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A history podcast that explores the narratives, turning points and characters that shape conflicts, encompassing a blend of social and military history. Following on from the series on the Falklands War, best-selling military historians Patrick Bishop, and Saul David turn their attention to the war in Ukraine.


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3. Diplomacy fails, and retaking South Georgia

3. Diplomacy fails, and retaking South Georgia

Mon, 18 Apr 2022 01:00

With the Task Force sailing towards the South Atlantic, how close did diplomatic efforts come to ending the war before a shot had been fired? Journalist Simon Jenkins, who was well-connected in the corridors of power at the time, explains the challenges Mrs Thatcher had to overcome, before Bob Headland, of the British Antarctic survey, gives an eye-witness account of the Argentine capture of South Georgia - another south Atlantic island some 900 miles from the Falklands. The retaking of South Georgia by British forces was the first major action of the conflict.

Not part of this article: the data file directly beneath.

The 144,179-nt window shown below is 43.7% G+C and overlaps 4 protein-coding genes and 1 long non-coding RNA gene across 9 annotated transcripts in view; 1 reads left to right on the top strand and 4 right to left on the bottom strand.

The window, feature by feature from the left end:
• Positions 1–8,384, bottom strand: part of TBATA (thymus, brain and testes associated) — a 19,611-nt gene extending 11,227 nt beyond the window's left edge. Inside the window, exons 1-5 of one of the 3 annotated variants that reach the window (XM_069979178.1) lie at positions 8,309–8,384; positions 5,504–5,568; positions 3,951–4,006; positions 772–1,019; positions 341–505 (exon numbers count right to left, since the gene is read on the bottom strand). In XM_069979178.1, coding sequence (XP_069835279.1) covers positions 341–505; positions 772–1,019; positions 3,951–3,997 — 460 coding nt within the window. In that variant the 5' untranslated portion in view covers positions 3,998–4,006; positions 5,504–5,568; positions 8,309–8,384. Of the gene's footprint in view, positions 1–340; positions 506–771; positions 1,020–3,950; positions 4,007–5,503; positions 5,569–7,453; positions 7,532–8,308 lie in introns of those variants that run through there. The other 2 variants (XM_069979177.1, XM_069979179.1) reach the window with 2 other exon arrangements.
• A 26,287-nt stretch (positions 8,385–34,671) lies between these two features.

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And welcome back to episode three of Battleground, the four players, your knee Patrick Bishop. And me, Saul David. So last time we told the story of the sailing of the task force, which was a hugely dramatic event. For a moment Britain was plunged back into the Victorian era, a sort of time war with flag waving crowds cheering our boys on as they set off to punish and impertinent borrowers. It all looked very warlike, I seem to remember, but no one in their right mind actually wanted a war and there were high hopes that diplomacy might have hurt the need for an invasion. There had been a long and largely fruitless history of trying to settle the whole question of who the islands belonged to. For 17 years, the foreign office and the Argentinian government had been going back and forth over the same old ground trying to solve the problem. At its heart was a very naughty conundrum. Britain, or rather the foreign office, was very open to the idea of actually giving the islands over to the Argentinians under some sort of leaseback arrangement whereby they got sovereignty, but we carried on ruling the place for some in determined at time. However, there were severely hampered in this aim by the principle laid down over and over again by various British foreign secretaries that nothing was going to happen unless the Falkenters approved which despite great efforts of persuasion, they were showing no sign of doing. So of course the Argentinian invasion had brought the matter to a head in spectacular fashion. It presented a huge challenge to the Prime Minister Margaret Thatcher who had been in power since May 1979, but it still not stamped her authority on her government. Today we're going to talk about the diplomatic offensive Britain launched in parallel to the military initiative and the political atmosphere in London as the crisis progressed. We're then going on to describe the first actual military operation of the war, the recapture of South Georgia. It was as if we will discover of very perilous moments in the story. It came close to a disaster that might have stopped the whole enterprise in its tracks. But first we're going to have a look at the political and diplomatic track. We're very fortunate to have with Simon Jenkins who at the time was political editor of the economist and had terrific access to the politicians and civil servants shaping events. Together with Max Hastings he wrote the first serious book about the war which very much stands the test of time today. He went on to become editor of the Times and is now one of Britain's foremost political voices. Simon, welcome and thank you very much for coming on the podcast. Can I start off by asking you about Mrs. Thatcher's position in the spring of 1982 and what immediate challenges the fault this crisis presented to her? I think it's awfully difficult in telling the story of any war to do so with retrospect. You cannot imagine when you see the victory parade what it was like at the beginning. Because we just know what happened next. At the beginning Margaret Thatcher was in a state I think of complete shock. I know and expected the invasion. No one was ready for it. It came out of the blue. She obviously thought herself this is the end. She was deeply unpopular. She was facing great of course with her own party, all sorts of wings of the party. And now she had this catastrophe on her hands. And she was simply in a state of shock. How much is she led by her own personal instincts and beliefs and how much is she actually distinct to the advice of cabinet colleagues, military personnel and civil servants? I think it was very much herself. I really do. You have to remember that the war itself with the results was a lot of ins and e signing fighting in Whitehall. The foreign officer was desperate to get rid of the Falklands. One reasonable order, but desperate to get rid of it. The Minister of Defence was the prime cause of the war. They ended endurance. They cut back on, they refused to put the air port initially into the islands and therefore in many ways encouraged bonus areas to what it did. Very few people were fall the islanders at this stage in Whitehall. All you had was a tiny group of people in the Tory Beckbentches who were fiercely for them and fighting tooth and nail against the mass ranks of Whitehall. Margaret Thatcher was in a very weak position, any Beckbentch opposition to her, she feared. So she was inclined to go along with the Beckbentches. But at that particular moment in time she really didn't know what to do. And she was, as I said before, she was clinging to straws and the straw she clung to was the task force. The assumption was something would turn up. The Argentinians who leave or the United Nations are getting involved with the Americans would help something would happen. But the whole time the task force was sitting down to ascension island, the assumption was they wouldn't go any further. Okay, and you mentioned the Americans. This is obviously crucially important really, isn't it? Reaction of the Americans. What sort of support could Thatcher expect to get from the Americans and on the other hand? What would be the attitude of Cold War opponents and the Third World? I didn't think she thought much about the latter. As far as the Americans were concerned, at this stage, I mean, she was sort of just throwing her hands up into spare. I've got ships at sea for goodness sake, everybody, rally around. The Americans, I mean, Galtierie had been to Washington. He had support, tacit support not in invading the Falklands, but in his claim to sovereignty over the Falklands from Tom Enders and people in Washington. He genuinely thought the Americans would be at least neutral if he did invade. And he had good reason to think for thinking that. Jean Kirkpatrick at the UN was also sort of on his side. Everybody was keen to get on with Latin America. The Foreign Office were desperate to get on with Latin America. It was why they wanted to get the Falklands off their plate. I don't think at this early stage, Mrs. Thatcher had any idea that it would come to asking the Americans for missiles and that sort of thing, but she's soon, she had good relations with Reagan and so on. She assumed it all would be well. But I don't think the question of alliance was in her mind at the stage. It wasn't a bit odd to people who just assumed that America would rally round. When you've got this strange ideological cross over Jean Kirkpatrick who'd started up life as a far leftist and is now after exposure to Ronny Reagan's charm seems to become a massive sort of anti communist Cold War warry. And by extension, anti British. I don't know if that had anything to do with Irish roots, but there we are. But against slightly lukewarm American reaction, we do get this great result in the UN. Can you talk us through the role of Tony Parsons, etc. in getting the passing of security council resolution 502? Parsons was a character. He was a great success. Margaret Thatcher brought it in. And I think it was very important. The British have always been very differential to the UN. It happened again in over Iraq. They wanted UN support. And I think that's what they ended up with. I think the crucial thing about 502 is that it basically ordered the Argentinians off the islands, so they had to withdraw completely militarily and didn't say anything about the British retaking them. So therefore it was kind of opening the door to a military invasion. Should the Argentinians not comply with the terms of 502? I think there was a lot of ground to cover before we actually got to war, but it did actually give us this international legal cover, which was tremendously important. If you invade a foreign country, hunger vote, you're on weak ground, whatever the justification for it might be. It was a great help to us. You're quite right. I think the other thing about it is that the UN had for 16 years in trying to negotiate a settlement for the Falklands. British ministers have been in New York almost every year getting nowhere in these negotiations. As soon as the war was over, everyone's forgotten. The UN ordered us back into the negotiations, which we didn't do. So the British relationship with the UN was ambivalent, but always nervous. Rhodesia was going on at the time. The British were very worried to get Rhodesia in the right order to go independent. And in the last thing it wanted was trouble in the South Atlantic. Simon, while the task force is heading down to Ascension Islands and on to the Falkland Islands, there is, of course, this ongoing diplomatic effort, the shuttle diplomacy by Al Hague coming over to London and going over to Buenos Aires. And that's just going along with it to the extent that they had to. I suppose they had to see where it might lead, but pretty determined to stick to this principle of self determination by the islanders, that is. And yet on the other hand, it seems to me, Hague was quite happy with their own arrangement that would effectively produce a neutral interim administration after the Argentine withdrawal from the islands, which was something that just simply wasn't compared to put up with. So the question really is, was there any hope that that diplomacy could ever succeed? I don't think there really was. You're quite right. All sorts of different things were happening. The whole way the task force was going south. You heard the Al Hague, the Bellownditary Peruvian proposals, all of these in the final ones after the landings when Reagan came to London and pleaded with that to do a deal. The whole time and the further went on, the more Mrs. Thatcher became utterly involved in the task force. And she regarded all this sort of stuff as purely for show. Francis Pym was pleading for her. The cabinet on the whole thought rather than the UN. We must go along with peace, even as we'd prepare for war. And I mean, Al Hague was a nightmare. I mean, every time he came to London, it was chaos. And no one's going to talk to him. And he was a very oddball character. He took advice famously from Kissinger who'd recently done the Israeli Egypt deal. How do I do it? Kissinger said, Arabic is easy compared to Britain, Argentina. They're used to doing deals. These people are never used to doing deals. And totally we will never work. So I think it was show. It was genuinely show. They were going through the form, going through the actions to try and appear to be a keen on peace. But once, once you were south of the Ascension Islands, it was all on nothing. And I think from that point onwards, it was only going to be total victory. And there's a rest of business. You've got a lot of it from Parkinson's. And I remember saying, once people have started dying, you owe it to them to continue fighting. They believe in that, but that's what he said. And that was certainly what the general as you people thought, I think. We've all seen the pictures. We all remember the pictures of the cheering crowds as the force leaves. But once casualties were being taken, particularly once some of the ships were being sunk, it does political support for the war shore up. I think it does. I think most people, it's difficult to remember. We're all aware of the victory. I think at the time there was genuine nervousness. Of course, it was very easy for the government to control the flow of news. I mean, it had absolute control of the flow of news, both through its own spokesman and through having the journalists embedded in their own ships and so on. So I don't think anyone quite took a board, the disaster of the Atlantic Converse sinking, which was real. That was a single thing that might have lost us the war. They never quite took a board what Gou's cream was really about or what the Galhade operation was really about. All of this was really told after the after the occasion. But certainly, something like Coventry and Sheffield, I remember that being devastating. You could know these are real ships being sunk. And I think everybody was really holding their breath at that stage. They couldn't quite believe we'd lose. But we couldn't quite see how we were going to win. Do you think Simon, the initial operation on South Georgia, which we're going to go on to discuss, and comes reasonably close to disaster itself? Do you think that was a key moment because it was the first proper military engagement of the war, at least in an aggressive sense, as far as the Brits were concerned? And if that had gone wrong, and it almost does, and that's just pretty shaken to see here's the news that two helicopters have gone down and there could be a lot of casualties. I mean, might that have made a difference, do you think? I think to the war, it was right here and all there. It's probably a pity that it was very important. Of course, we weren't told that two helicopters had gone down. We just told it, we got it back. And that enabled us to just rejoice moment, which was very important. It sort of felt as if that was inevitably going to be the case. So the foreclans are going to be as easy as that we hope. I think it was significant in those in those of presentational terms. Well, I was fascinating real insight there. I was particularly struck by the way that Simon, who really did know the corridors of Power very well at that stage, amazing contacts, et cetera. His judgment on just how lonely a place it was with that time there. There she was, pretty much untried at a great crisis. You had the ongoing crisis, but not anything like this that she could possibly have prepared for. And how precarious her position was. There were a couple of things that stood out for me. First of all, his portrait of thatcher as someone really separate from her cabinet. But a person who fitted very neatly in with the military, and this is of course his crucial. We know many instances in history where politicians like Hitler interfere. They have a rare bad relationship with their soldiers. They don't really trust them. But that just seemed to, she seemed to understand the moment instinctively without any kind of personal knowledge herself of the military. But the other really striking thing I think is that this diplomacy that, of course, many people in the country hopes would prevent a war was never likely to work. I mean, Simon makes it pretty clear, I think, that there was a lot of talk. But unless the Argentinians were prepared to withdraw and concede the principle that the islanders would determine their future, there was going to be a shooting war. So now we come on to the first military clash of the campaign, when British forces meet the enemy on the frozen glaciers and mountains of South Georgia. And very dramatic, it was to join us after break. Welcome back to part two. We've had a bit of diplomacy. Now we're moving on to the shooting war, as it occurred in South Georgia. Now the island of South Georgia is quite a long way from the foreklens, nearly 900 miles to the east, in fact. The decision to recapture it was, as we will discover, both a political and a military one. It showed the Argentinians we meant business. It would provide a secure anchorage for the task force ships out of range of Argentine aircraft. And perhaps most importantly, it would provide the government at home with a quick and easy victory to satisfy public opinion. We're now going to talk to Bob Headland, who as a member of the British Antarctic Survey team on the island, was actually present when the Argentinians first arrived. Both that scrap merchant ruse they tried in the middle of March, and later on, of course, when they actually take the island by force on the 3rd of April. I was on South Georgia with the British Antarctic Survey, employed as a biologist, arrived there in 1977, did a couple of winters, so we got to know the island well. OK, it's interesting I was looking at your book, and I noticed that there were indications that the Argentinians were, how can I put it, interested in South Georgia, a little bit earlier than a lot of people might imagine. And we're really going back to Christmas 1981 now, Bob. So can you tell me a little bit about the first sightings of Argentinian ships around that time? Argentine interests in South Georgia apart from the geographical ones and involvement with the railing industry, which goes back to 1904. But more recently than when the old railing stations were closed, there was a vast amount of once useful stuff, time went on, then it became scrap metal, and a fellow who dealt in that in Argentina, Constantino Davido thought it could make a profit from it. I think it started as a straightforward commercial operation, but at that time with the military government, it was a useful excuse, if you follow, and it was not a good thing to disagree with the government of Argentina in the late 70s and early 80s. So Davidov was inquiring about transport, he wanted to see what he had an option to buy, he was even inquiring with private yachts with the British Antarctic Survey with charters, but the Argentine Navy decided it could help. That was a bit of a poison chance. Okay, and do you remember the first sightings of the Argentinian ships coming into South Georgia? The first we knew by a Boeing successors arriving was a bit more Spanish on the HF signals. That was first said, I understand the Spanish no problem, so something was happening. We had a field party in the vicinity which reported the ship there, and that was the 18th of March. Once this was established, myself and a colleague took a launch across Arbe where you could climb the reasonable ridge and get a view of the area of Leith Harbor and Stronnes Bay. So there were fellow powerful binoculars, we were seeing what was going on from a reasonable distance, and I was listening to the HF and reporting back. So we had a good report of the beginning of what was alleged to be, and to some extent was the salvage operation. So what could you actually see that day? I mean, because if it had just been the commercial operation, it might not have been such a problem, but first of all, they hadn't asked any commission to land and you had to go through the due process to do that. And secondly, and I think most importantly, they'd raised the flag, how they know it. Quite a few of the things happened. For a start, the ship which should regularly visit the Auckland, you should have known the procedure that couldn't get away with things then, but she was an Argentine naval vessel. The flag raising that the field party had detected was an irregularity, it was protected species on the island, in the case of the reindeer, they were getting some of those ready for the barbecue. But the basic operation was landing equipment and personnel to begin a salvage job. The views of the ship we had to some extent reassuring, there were no satellite domes or dishes or all sorts of communications that in 1982 would indicate naval logistics of substantial nature, but there were all the equipment for transmitting information and she was in regular contact with BA. Okay, and this information was passed, of course, on to the Auckland Islands. And what kind of information did you get back from them as to what was likely to happen next? We weren't really well equipped for espionage on a detailed way, so we did it in another way. That is using low power VHF and doing from the past where I was observing a short walk behind another mountain, we could transmit to the launch we had. They had another frequency which was transmitting to base. And the reports were transmitted to the governor internally. Originally that was in plain, but then there were different methods of encryption used. But it was not a quick process. Okay, and what information did you get back from Stanley as to what might happen next? What we could see of unloading and operations, wasn't the best view because it was on one side of the ship and we were on the other, but the radio was the best traffic we could get, but number of persons who could be seen and basics of what from about a dozen kilometers away, one can see the beginnings of the unloading and preparing for salvage. The flagpole and the racing of the flag, two sources for that, one hour in field party. And secondly, a French yacht had gone over. There's a long story about that too. And they described somewhat of a military parade for the occasion. The flagpole wasn't actually a flagpole, it was a reasonable tower, it held electrical cables around the old quating station, but it was reasonably high and prominent. And we got some good photographs. Okay, and the instructions came back from Stanley, presumably initiated from London that you would send a pretty strong message to the Argentineans, to what they needed to do next, including the luring of the flag and an attempt to go through the normal procedure, which is of course to not just land at least, but to go to the correct port of entry and get their papers in order. Did they follow those instructions? The instructions came from Rex Hunt in Stanley, whereas he was informing the foreign office, he was acting rather quickly himself. And they're roughly what you outlined. The question of protected species to report to the port of entry to the lower the flag. And a brief series of straightforward instructions, none of which they obeyed. Is it, there is some indication that they lowered the flag for a brief time, is there any truth in that? Yes, so we've got photographs of it coming down. There was a situation of the small military contingent, or rather keen on the flag, and the scrap workers couldn't give a damn. Now, of course, you then have the changing of the guard, so to speak, as far as the Argentinean ships are concerned. One leaves in another rives, and I suppose, far more sinister in terms of the arrival of the second ship, it's got an Argentine military force on it. Yes, Bia Buen successo left after several days, and we could see activity on shore. The report was at least 10 men were seen. Later on, by the time that had come back through the BBC only 10 men were seen. Well, we couldn't see the lot. It's a rather large, wailing station. But Bia Pariso was a major Argentine Navy ship equipped with weapons. Very well built ship, she'd been recently constructed in Finland as an icebreaker for their Antarctic program. So if she was the next on scene. OK, and also at the same time, and I think, having arrived just before the second Argentine ship, the endurance had arrived at Gritvik, and originally with instructions to turf the Argentinians out, and then presumably with second thoughts in London, given that talks were going on with Argentina, that actually just a whole fire and weight off Gritvik. Is that correct? Yes, after Bia Buen successo had gone, HMS endurance arrived. At that time also we had a couple of Russian visitors to use the phrase, I think, from one of the multi python things, bristling with aerials. They were doing a fair amount of observation. Then in came by Bia Pariso. Captains has asked for a better and captain Nick Barker, the two masters, you each other, they'd informally met. But the circumstances were very different. OK, so at this stage, Barker has instructions not to do anything. I mean, certainly to take no military action. So we then get a bit of a standoff, don't we? Until the actual invasion of the Forklorn Islands on the second of April, which is the point at which the Argentinian military force on Sir Georgia begins to take aggressive action itself. So can you describe where you were and what happened next in that situation, Bob? The original plan that we had from Stanley was that the base commander has the post of magistrate. There was to be a police operation assisted by the Navy. That was quite practicable at the time, but then quite all became involved and that was countermanded, they knew the position of Bia Pariso and the power she had was far more than anything we could deploy at that time. Then Whitehall was issuing more to Stanley than Stanley was doing directly. That was the time when the threat to the Forklorns became more apparent and endurance started heading in that direction. She could make, I think, about 12 knots on full whack. She's built for the ice, not for speed. But was unable to get there in time. By then, Bia Pariso was established in Leith Harbor. Goreko, a quite effective little call that was in the vicinity. That was the time when it was realised that endurance would not be able to assist with Stanley. There was far too much against her. So she was returning to South Georgia. She arrived just as things were finishing and good observations were made. But with the Goreko and Bia Pariso, it wasn't appropriate to or endurance to interfere. That was on the 3rd of April, the Battle of Gritvikunas. I'd like to call it. So from your perspective, can you give us an indication of what happened that day? There was a lot of things happening. Signal's going backwards and forwards on the second, then Rex Hunter surrendered and Stanley was taken by the Argentines. At a time when one did what had to be done with code books and prepared for problems the next day. That day, 2nd of April, we had a semi blizzard gusting at times through about 80 knots, so there was no way again to all cellocopters or anything else. 3rd of April, we heard the news. It's the state of emergency on the night of 1st of April. The news from Forklens as Patrick Watt was relaying news as to what was happening in Stanley. And our communications, not that there were not all of them from elsewhere. There was a brilliant day on the 3rd. A baye pariso came into the harbor. The situation at King Eber Point with Keith Mills and the Royal Marines putting up as much defenses they could. Circumstances of Goriko placing herself in a dangerous position. And Carl Gustav, anti tank rock, it's being useful on a ship that comes far too close to you. And the eventual remedy that the Argentines had was bobbing 100 mil shells on from a distance and there was no remedy for those. Keith Mills surrendered the Royal Marines before too much damage was done to the base. About two hours later, I did the same thing for civilians. And you and most of the other civilians were where during the hearth of the battle, or at least the... How can itself was the name for the whole bay and the main part of the base, King Eber Point was the scientific station. And there was the abandoned railing station. About a bit less than a kilometer away. The various buildings there, the most intact, was the own railers church, it seemed an appropriate place. So that's where the civilians were. Two reasons, of course, it's a shelter. And secondly, the RMs didn't want civils when they were going to have a fight. They'd only get in the way. Yeah. And so when you were finally taken into custody, shall we say, because I don't think really you can be described as prisoners of war, but you are obviously... You are occupied by some kind of middle ground. So the term war wasn't used, it's a little bit like we're not supposed to say the Russians aren't saying they're having a war somewhere more recent. So would you say you were prisoners of war? Is there a question about that? No question about that. So, the first few civilians and military were together, ourselves on the road, Marine, Marines first aboard by Upper ISIL and second and a rather hastily constructed prison camp in Pato Bagnarno. Yeah, before you were taken off the island, you're first meeting with the Argentines. I mean, how did they treat you? I mean, what was your impression of them? The fellow in charge of the station remained on King of Duboisnt, but the fellow of the name Asteese were the rather dubious reputation, who I didn't have a clue who he was at the time, which is probably rather good. Accompanied by Keith Mills, and quite a lot of Argentine armed forces, they both are tactical, fairly efficient, some of the others didn't look so. And I approached them from the church, informed the military result, and the civilians are under, was handled after that, the British Antarctic Survey personnel, one by one, were called out and paraded. Some of them were better at parading than others. And we went back to the base, sitting around the empty flagpole, there's various stories about that. Would you like to elaborate at all on that? My Spanish is fairly respectable. Asteese was basically, he spoke good English, he'd learnt it in South Africa very much from the accent, and some of the military situations he'd learnt were not inappropriate for his reputation. I answered in Spanish, because I rather thought the chap's pointing quite a lot of weapons, roughly at my heart, should hear that I was giving in. We carried on a bit of a mixture of languages, but around the flagpole was interesting, the Argentines had suffered a bit, and there was a fair amount of military comrades, that were driven, some of the Royal Marines were also the little things like a fair lighting up a cigarette, and failing to realise he was sitting on a drum of petrol that was leaking. And complications of this nature, the requests to gather some property, a civilian or military, were given, we were given civilians, we were given about 20 minutes to go to the cabins and main part of the base and try to pack a few things. Some of us, myself included, listened to the radio and seen what was happening and done packing some days before. But then most persons were taken aborged by a parisode directly, there's a couple of other things that needed to be done, that the Argentines requested were done before I was one of the last to be aborged. We did have things like radioactive chemicals and one or two other things on base that it was appropriate to let the Argentines know some of the things they had just come to acquire for several reasons. General safety was one. And the fact that I was rather thinking that they might not be there all that long, so we didn't want too much of a mess to clear up. It's interesting you say that, because talking to people in the task force who were heading down around about this time, obviously a few days later, we're very much of the opinion that they felt, it's probably not going to come to a shooting war. But it might, you know, presumably there'll be a diplomatic settlement. But it did seem at that stage that it was a bit far fetched in a military sense that the British forces would be able to retake the islands, including South Georgia. Were you really confident that would take place, or at least some settlement would come about that would allow you to return? There was much news going around and things we heard and we were in commuter cardio for a lot of it. But the idea that the Argentines would be long term that King Edward Point seemed unlikely. Especially the way they were kidded and things like that to start a war just at the beginning of an Antarctic winter is all that good. And knowing the instability and problems of the government, then a long term occupation seemed unlikely. The aspect of Forkland seemed to me to be a much stronger one for any action than South Georgia. But after all, South Georgia was the back door for Forkland Islands. Yes, and it's interesting, isn't it? The claim, as far as the Argentines are concerned, for South Georgia is really only directly connected to the Forkland Islands. It's almost a historical accident, really. Is that not the case? I mean, in the sense that if South Georgia had never become the Forkland Islands one of the Forkland Islands dependencies, it's unlikely that the Argentines would have made a claim for it. That is a difficult one. And if you specialize in it, you'll get a good job in the Ministerial of the Sondas sector of Health in Buenos Aires. But with some of the early claims where you can construct a claim for the Forklands, for instance, the Treaty of Torres Strasseus, when that place the Spanish and Portuguese limits, if you take that one's a basis, as the arch do for the Forklands, you draw your line, you suddenly find that South Georgia's Portugues, which makes it Brazilian and the Treaty of London would have handed that to Britain. So you can get all sorts of convolutions with ancient international law. The fact that UK's had a magistrate on it, administered it and made formal claims from 1900 and eight, and the Argentine Antarctic claims in 1943, and the fact that with Antarctica, including South Georgia and South Sanwich Islands, Britain had put a case before the International Court of Justice in 1954 to try the case between Britain and Argentina and for the Antarctic Peninsula, Chile, and was bound in advance to accept the decision of the court, and Argentina wouldn't contest it, does indicate that their claim might not be all that sound. Yes. Okay. So the garrison and the civilians on the island of South Georgia are now being, as you say, taken into custody there now, prisoners of war, and you're heading for Argentina. I imagine to begin with, what happens next? How long does it take you to get back to the UK? From Gryfftican, we were accommodated in Cabin's beneath the helicopter deck of Bayeparisol, sail to Lithuorba, sailed on far southernly course to Rio Grande of Teordal Fuego, where the wounded were landed, then coasted between Forklands and Argentina when there was a lot of helicopter operations. Our ship was being used for landing aircraft on their way to the Forklands, which seems to be the Geneva Convention requiring prisoners to be out of the war zones, seems to be a little different. Then onto Porto Vagran√°, where we ended up in a, basically, a ranged, interesting prison camp. It was part of the area with the conscript swimming pool and all the changing rooms and areas behind that. There we were being told we were getting out Manjana, we had quite a lot of Manjana's. Eventually, a Manjana came true and there were night flights, a couple of Foggriff 27's towards Gaeng North. We could see quite a bit of Argentina and eventually recognize the Montevideo, the old Spanish fortress floodlet in Montevideo. So there we were released, the aircraft surrounded by Uruguayan police and when we walked through them, the weapons were still pointing at the Argentine aircraft. Onto coaches, into the centre of Monti, and at the very early hours of the morning, in the hotel Casino Carrasco, to be very well looked after in strange circumstances. The Uruguayans were making a comment in this that you can rely on them to be strictly neutral and prisoners of both sides pass through Uruguay. They have no greater alliance with Argentina. From there, a couple of days flew to Ascension and the Brise Norton. Was there any welcome for you at Brise Norton? Rex Hunt, for example, was welcomed by very senior members of the British Cabinet, but what about you and the other prisoners from South Georgia? Sure, Pregnall OCRMs was there, foreign office was represented and if I'd have known better, I'd have come off that aircraft wearing dark glasses because of the flash bulbs. Were you able to talk to the press or did you talk to the press? Were there instructions really, can you hold fire for the moment on anything to do with what happened on South Georgia? We were into customs and immigration and looked after fairly well from then, transport arranged. Many of us weren't very keen on talking to anybody, but my count, it was about 30 hours since I'd been reasonably sleeping. The press then got names and details of all the Antarctic survey personnel and there was a little bit of what you could call, well if you're being critical, it would be press handing. The ORIMS had a lot of other things to do, but we had many inquiries as to people, MOD and others wanting details about the structure of buildings in various parts of South Georgia and with a combination of the British Antarctic survey and Scott Polar Research Institute, we could provide a lot of useful detail quickly. So that was Bob Hellen, the member of the British Antarctic survey who was actually on the island of South Georgia when it was captured and as we just heard, dramatic stuff really, the so called battle for Gripfagan in which he took the civilians to the church and the Royal Marines under Keith Mills battled it out, I particularly loved the detail about the use of the coal, gas staff, anti tank grenades that actually used against one of those two Argentinian ships and clearly did us a substantial amount of damage. There's also some interesting stuff about him in captivity and his relationship with the Argentinians. But we now move on because of course South Georgia is in Argentine hands as indeed is the rest of the Faulkner Islands. And the decision is taken to recapture the island first. Which all starts off quite rapidly. It's only 10 days after the invasion that British ships now kind of around the Ascension Island, really the halfway point between Britain and Falkland start assembling for an operation to retake South Georgia. At its heart there are a couple of British warships, the Plymouth and the Antrim. They've got a resupply ship with them and they'll be joined by HMS endurance. On board are a mixed force of Marines and special boat service troops. They're going to be joined unbeknownst to them by de Squadron of the SAS who suddenly turn up. They've more or less gone on their own initiative as one person puts it in a command position. They've ganked crashed the operation. So they then head south with the intention of first of all getting into position and then launching the operation. The diplomacy is going on the whole time so the trigger actually hasn't been pulled on the operation yet. But they steam south at a rate of knots and buy around the 2021st of April there there. Conditions are pretty, they're a long way south. Conditions are pretty appalling, very high winds. The actual islands themselves are very much Antarctic sort of landscape of mountains and glaciers etc. So they got their work cut out. Yeah and I've got an absolutely fascinating document here Patrick written by an SPS operator who has written the count of this early stage of the campaign. He was in this operation. It was called Operation Paracquata, interesting enough to recapture South Georgia. And he writes, during the period 1421st April on board Antrim, brainstorming sessions were carried out utilizing all the commanders and special forces teams knowledge on what were the best options to retake South Georgia. The biggest factor that was underestimated by all concern was the climactic and sea conditions especially on the glaciers. The catabatic winds on or around the glaciers range from 70 to 100 miles per hour combined with a cold and wind chill. Any team deployment at that time of year would turn quickly into a survival exercise. D Squadron SAS although advised did not heed the advice of Guy Sheridan, the mountain leader or the wealth of experience from the skipper of HMS endurance and other suitably qualified individuals on their options for survival in certain by sea or landing on the glaciers. And Patrick, it's a dramatic story isn't it? What happens on a fortuna glacier? Do you want to tell us what happens next? Yeah, well before that, I just want to say something about the kind of military ethos at large here. This is something that's a fillions don't really think about very much but it's a huge amount of rivalry between units, between regiments and often even in a quite extreme circumstances. They seem to spend a lot of time squabbling in turf wars rather than getting a bit fighting the enemy. A bit of that here because the initial plan is in that should be in the hands of Guy Sheridan, the marine commander. This is someone who knows a hell of a lot about Arctic conditions. He's a great mountain near. He's been on endless exercises in Norway as have all the Marines. How to cope in these conditions. They've got the right kit, they've got the right attitude, they've got all the know how. However, the plan is sort of hijacked by the SAS commander of one Cedric Delves who decides that they're going to go ashore land on this glacier, the fortuna glacier, in order to carry out an initial wreck of the Argentinian positions on that part of the island. Now, Sheridan is basically opposed to this but he's overruled and off the SAS go in these west exp helicopters which then have to fly in practically white out conditions, dump them on the glacier and then return. Now, after about 12 hours ashore, these plaintive messages start coming through from the SAS saying, it's hell out here, please can you get us off? Not really what one associates with the SAS or with a proper gander anyway. So west exp helicopters have to return to try and pick them up which they successfully additionally, it seems they do, but then flying off two of them crash and they're lost forever, they lost to the task force which is a huge gap in the logistics because there's very little helicopter lift. Anyway, ultimately a third west exp goes back, manages to pick up, no one's hurt, thank God. Pick up the survivors and the crews of the crashed west exp and massively overloaded take off, it requires a huge gust of 80 mile an hour wind to actually get them airborne and they stagger back to the ships at a huge potential disaster is averted. Yeah, I mean, and interesting enough, thatcher in her memoirs notes that she receives information that those first two helicopters have gone down and this is a real key moment in the campaign because they're expecting disaster, they're anticipating not only the loss of those helicopters but also all the men that were on board them. So when they hear shortly after that actually a third helicopter has managed to get everybody off and the operation to recover South Georgia is still on, they breathe a sigh of relief and this could have been a real hinge moment in the campaign. Yeah, I mean, it's not the assayers who's fine to start and there are more blunders lying ahead, we'll just tell you the next one. Briefly, which is well, after this they decided to go short by Richard Raider by these kind of landing crop without all motors attached to three of the boats, the engines fail and they sort of find themselves drifting out to sea. One of them gets a sure but another is sort of just carried off into the next stop South Australia. Well, it doesn't quite get there as we will relate in a moment but they're definitely missing for a few days and of course there's concern that everyone on board that inflatable three operators are going to lose their lives. But the turning point effectively is a bit of luck really because on the morning of the 25th they pick up Raider signals that a submarine is in the vicinity, an Argentine submarine, an Argentine submarine, it turns out to be the Santa Fe and they launch attack helicopters to take it out and that attack is very successful. It doesn't sink it but it forces it back into the harbor of Gryphegan where it's effectively scuttled by its crew. And it should also be mentioned that Santa Fe has literally dropped off more men for the Argentine garrison so there are now more people on shore to defend the island. But it's also in the wake of the success against Santa Fe that the decision is taken that the Royal Navy vessels can now move closer in and not worry about any counter strike, bombard the shore while at the same time they're going to insert a team of soldiers, in fact it's a mixture of soldiers from the SPS, the SAS but most importantly led by that, the hero, frankly of the guy Sheridan, to try and force the Gryphegan Argentine garrison to surrender. Yeah, so it's really the kind of demonstration of naval gunfire I think that changes the psychological equation and the Argentinians among them, one Arturo Astiz who is actually already notorious to the world as being a torturer, a murderer, a commander of the death once waging the dirty war. He's actually in a command position there and he's told his troops that this is a test of Argentinian honor, they're going to fight to the last drop of blood. When it comes to it though, he comes out with his hands up, the white flag is run up literally and he's off signing a total surrender document. So great game set match really to the Brit's there but not without a lot of potential moments for disaster. Fortunately everyone came home alive including the errant boat team, as you say they were in Flatelay, Jagebinai not a rigid region as I said earlier. So this is the moment when for a bit of political triumphalism. Yeah, back in London we've recaptured South Georgia and we haven't lost a single man and it's a tremendous political pick me up for that she says famously to a team of reporters who are asking her rejoice, rejoice when she announces or she and John not announce the recapture of South Georgia. But interestingly there's a tiny bit of hubris I think from the commander of the task force the naval commander that is Sandy Woodwood who gives a very rare interview after hearing the news to a reporter on his flagship HMS Hermes and he says South Georgia was the appetizer. Now this is the heavy punch coming up behind. My battle group is properly formed and ready to strike. This is the run up to the big match which in my view should be a walk over. Well there were words that I think you may have come to regrets likely because on the horizon are looming to huge events which completely change the atmospheric of the war. Triumphantism gives way to trepidation. We'll hear all about those in the next episode. Please join us.